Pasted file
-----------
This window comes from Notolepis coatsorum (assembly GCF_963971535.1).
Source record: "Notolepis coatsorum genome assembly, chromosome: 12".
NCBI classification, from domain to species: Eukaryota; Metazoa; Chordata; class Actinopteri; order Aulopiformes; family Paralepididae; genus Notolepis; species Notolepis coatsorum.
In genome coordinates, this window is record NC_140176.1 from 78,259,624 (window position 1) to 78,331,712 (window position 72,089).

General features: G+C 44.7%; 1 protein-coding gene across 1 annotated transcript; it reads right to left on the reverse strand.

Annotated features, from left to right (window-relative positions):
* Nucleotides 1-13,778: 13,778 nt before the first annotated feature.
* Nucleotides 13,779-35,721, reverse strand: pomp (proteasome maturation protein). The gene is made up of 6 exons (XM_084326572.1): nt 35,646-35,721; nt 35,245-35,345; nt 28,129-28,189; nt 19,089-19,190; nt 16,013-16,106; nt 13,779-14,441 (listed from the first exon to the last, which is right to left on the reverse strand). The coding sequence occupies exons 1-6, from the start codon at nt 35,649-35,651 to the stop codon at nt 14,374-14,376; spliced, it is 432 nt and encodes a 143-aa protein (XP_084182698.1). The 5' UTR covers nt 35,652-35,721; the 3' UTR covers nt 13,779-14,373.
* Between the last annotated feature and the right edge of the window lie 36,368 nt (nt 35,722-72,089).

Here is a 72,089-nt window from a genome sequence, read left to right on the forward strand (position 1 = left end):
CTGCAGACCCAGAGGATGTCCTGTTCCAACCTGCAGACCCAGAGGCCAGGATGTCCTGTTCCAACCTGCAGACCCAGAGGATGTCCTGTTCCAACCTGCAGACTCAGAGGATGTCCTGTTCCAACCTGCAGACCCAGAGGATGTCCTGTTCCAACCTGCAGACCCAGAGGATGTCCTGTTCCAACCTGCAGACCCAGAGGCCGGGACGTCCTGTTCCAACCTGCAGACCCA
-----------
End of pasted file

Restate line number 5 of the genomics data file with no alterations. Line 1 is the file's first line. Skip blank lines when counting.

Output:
General features: G+C 44.7%; 1 protein-coding gene across 1 annotated transcript; it reads right to left on the reverse strand.